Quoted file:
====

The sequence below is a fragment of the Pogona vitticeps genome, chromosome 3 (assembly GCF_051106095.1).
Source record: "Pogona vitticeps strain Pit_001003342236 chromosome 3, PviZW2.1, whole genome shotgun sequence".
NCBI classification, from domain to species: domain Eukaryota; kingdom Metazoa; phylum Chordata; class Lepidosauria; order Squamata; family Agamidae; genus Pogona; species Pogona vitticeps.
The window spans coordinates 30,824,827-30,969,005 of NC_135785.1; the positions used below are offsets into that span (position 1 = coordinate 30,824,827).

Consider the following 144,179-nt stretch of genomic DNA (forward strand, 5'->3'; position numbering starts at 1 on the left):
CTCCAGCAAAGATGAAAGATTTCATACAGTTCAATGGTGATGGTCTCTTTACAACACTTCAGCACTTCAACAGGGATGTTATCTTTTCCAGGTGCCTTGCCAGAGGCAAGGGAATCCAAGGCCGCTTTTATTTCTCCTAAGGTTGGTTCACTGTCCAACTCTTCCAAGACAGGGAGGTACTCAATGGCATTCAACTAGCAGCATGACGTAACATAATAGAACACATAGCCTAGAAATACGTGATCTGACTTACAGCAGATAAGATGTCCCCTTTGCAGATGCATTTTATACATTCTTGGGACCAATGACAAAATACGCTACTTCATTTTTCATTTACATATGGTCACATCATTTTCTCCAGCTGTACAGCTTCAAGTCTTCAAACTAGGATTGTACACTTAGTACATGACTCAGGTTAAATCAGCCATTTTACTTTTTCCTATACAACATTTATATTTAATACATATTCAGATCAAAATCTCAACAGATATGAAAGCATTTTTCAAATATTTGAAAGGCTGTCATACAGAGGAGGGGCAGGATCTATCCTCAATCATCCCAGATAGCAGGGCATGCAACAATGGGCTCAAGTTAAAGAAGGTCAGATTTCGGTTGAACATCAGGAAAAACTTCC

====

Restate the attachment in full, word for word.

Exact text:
The sequence below is a fragment of the Pogona vitticeps genome, chromosome 3 (assembly GCF_051106095.1).
Source record: "Pogona vitticeps strain Pit_001003342236 chromosome 3, PviZW2.1, whole genome shotgun sequence".
NCBI classification, from domain to species: domain Eukaryota; kingdom Metazoa; phylum Chordata; class Lepidosauria; order Squamata; family Agamidae; genus Pogona; species Pogona vitticeps.
The window spans coordinates 30,824,827-30,969,005 of NC_135785.1; the positions used below are offsets into that span (position 1 = coordinate 30,824,827).

Consider the following 144,179-nt stretch of genomic DNA (forward strand, 5'->3'; position numbering starts at 1 on the left):
CTCCAGCAAAGATGAAAGATTTCATACAGTTCAATGGTGATGGTCTCTTTACAACACTTCAGCACTTCAACAGGGATGTTATCTTTTCCAGGTGCCTTGCCAGAGGCAAGGGAATCCAAGGCCGCTTTTATTTCTCCTAAGGTTGGTTCACTGTCCAACTCTTCCAAGACAGGGAGGTACTCAATGGCATTCAACTAGCAGCATGACGTAACATAATAGAACACATAGCCTAGAAATACGTGATCTGACTTACAGCAGATAAGATGTCCCCTTTGCAGATGCATTTTATACATTCTTGGGACCAATGACAAAATACGCTACTTCATTTTTCATTTACATATGGTCACATCATTTTCTCCAGCTGTACAGCTTCAAGTCTTCAAACTAGGATTGTACACTTAGTACATGACTCAGGTTAAATCAGCCATTTTACTTTTTCCTATACAACATTTATATTTAATACATATTCAGATCAAAATCTCAACAGATATGAAAGCATTTTTCAAATATTTGAAAGGCTGTCATACAGAGGAGGGGCAGGATCTATCCTCAATCATCCCAGATAGCAGGGCATGCAACAATGGGCTCAAGTTAAAGAAGGTCAGATTTCGGTTGAACATCAGGAAAAACTTCC